Lisa Cherry starts the journey of her life with a quote from Mitch Albom, The Five People You Meet in Heaven (2003):
All parents damage their children. It cannot be helped. Youth, like pristine glass, absorbs the prints of the handler. Some parents smudge, others crack, a few shatter childhoods completely into jagged little pieces beyond repair.
A sort of Philip Larkin for the neglected child. But a fitting quote that begins Lisa’s own fucked-up-ness childhood into care leaver story.
Lisa had a ‘burning desire’ to write a book and began her writing journey through blogging, something she loved to do. Something that became part of a cathartic healing process.
For a long time I have felt that I had many stories to tell: stories that would heal the wounds left over from years of therapeutic intervention, 12 step programmes and self help books galore.
Once started on her life story, Lisa writes for herself all too aware that her private, innermost thoughts once published become the property of others. She believes by telling her story it is not just herself that will benefit.
And when we stand up and stand out and share our story, we open up the possibility of helping another person heal too.
The book is split into two parts, the first, is Lisa’s own experiences. Each chapter begins with the time it is set and ends with a page dedicated to the soundtrack of her life, popular songs, the headlines in the newspapers, what she watched on television and a page of remembered moments.
As I ran up to the house from the car that dropped me off I used the palm of my hand to push the door open as I thought it was just pulled too, but it was locked shut and my hand went straight through the glass.
A child has been cut badly by glass there is blood everywhere, yet Lisa’s memory is of being pulled and pushed, of ‘huffing and puffing’ while Lisa apologises over and over. As the narrative of childhood unfolds, so too does the neglect, misunderstanding, the secrets and lies:
So it’s 1969, and as I understand it, my mother had been ‘dating’ someone for a few months, maybe three. His name has always been a mystery but Dave and Fred have been mentioned on the various occasions that I have tried to have a conversation about who this mystery person – my father – may be.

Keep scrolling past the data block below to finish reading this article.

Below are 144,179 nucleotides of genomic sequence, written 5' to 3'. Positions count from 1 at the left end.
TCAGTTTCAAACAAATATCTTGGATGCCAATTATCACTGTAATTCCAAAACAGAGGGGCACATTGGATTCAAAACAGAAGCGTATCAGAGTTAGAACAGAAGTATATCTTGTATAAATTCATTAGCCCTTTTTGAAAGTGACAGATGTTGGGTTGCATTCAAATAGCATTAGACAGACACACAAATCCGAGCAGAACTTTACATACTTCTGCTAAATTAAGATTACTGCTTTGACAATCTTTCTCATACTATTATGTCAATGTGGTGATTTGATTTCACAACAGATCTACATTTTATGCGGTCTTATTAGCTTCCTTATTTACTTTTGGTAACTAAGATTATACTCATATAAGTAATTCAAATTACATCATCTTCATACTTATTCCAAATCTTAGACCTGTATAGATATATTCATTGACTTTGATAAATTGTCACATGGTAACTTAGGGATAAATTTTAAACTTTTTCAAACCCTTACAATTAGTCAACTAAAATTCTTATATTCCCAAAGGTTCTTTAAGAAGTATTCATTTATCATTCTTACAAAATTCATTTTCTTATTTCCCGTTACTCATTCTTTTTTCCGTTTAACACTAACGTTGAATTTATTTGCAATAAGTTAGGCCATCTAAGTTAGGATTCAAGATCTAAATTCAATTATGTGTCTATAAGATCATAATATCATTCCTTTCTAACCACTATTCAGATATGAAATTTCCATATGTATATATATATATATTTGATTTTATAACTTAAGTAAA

For children who end up in care there is always the before and after story. Even if they were a baby before being handed over for fostering, adoption or residential care, there is the mother’s life before the pregnancy and birth and possibly time with each other. There is what happened to the child before they went into care and what happened whilst in care and what happened when they left the system.
We are the carriers of the quiet stories, the silent ones, the versions of life that are often untold. I wanted my voice to be heard – and I wanted to provide a space for the voices of others too.
Interspersed between the narrative are references to policy makers and the statistics and data that measure care leaver outcomes.
What is missing is how it ‘feels’ to be a child in care – and how those feelings continue to affect children long into adulthood.
The second half of the book is a collection of eight autobiographical pieces written by care experienced adults who in many cases are failed or even physically, morally, and sexually abused by the corporate parents supposed to protect them. In spite of this most go on to have a successful, fulfilled though obviously care-affected life.
Lisa wrote her dissertation on care leavers: how the system actively prevents the creation of support networks for young people entering into adult life and how this impacts upon them and their feelings of isolation.
Through all these stories Lisa hopes to enlighten those that want to know and in particular policy makers, practitioners and teachers. This is a clever book, put together with the knowledge of policy, the sociology of a care-experienced life and designed to complement the social science course. And she tells the reader:
This is not a sensationalist piece of work designed to satisfy the hunger for trauma and drama that may reside in some.
It’s a book that will inform social work and education. Precisely because it is so much more than a ‘care leaver’ story – that is not to undervalue those other narratives. It’s written with an intelligence and awareness that illustrates the struggle of what it means to heal the past, to survive, despite a too often familiar story of neglect in a system that is supposed to protect and care for neglected, abused or traumatised children.
The Brightness of Stars candidly explores Lisa’s own experiences and enables others to reflect on theirs in a book which focuses on the adult voices of those who have experienced the care system. Through the personal insights and reflections of those who were once a looked after child, these often unheard stories are brought vividly to life.
These are stories about love and pain; hurt and isolation; the depth of lived experience that makes up a life; the big things and the little things; how we live our lives through our relationships with others; and where we feel we fit in. Through these stories we can provide some thought-provoking information and recommendations for all those who work directly with young people.
Follow Lisa on Twitter: @_LisaCherry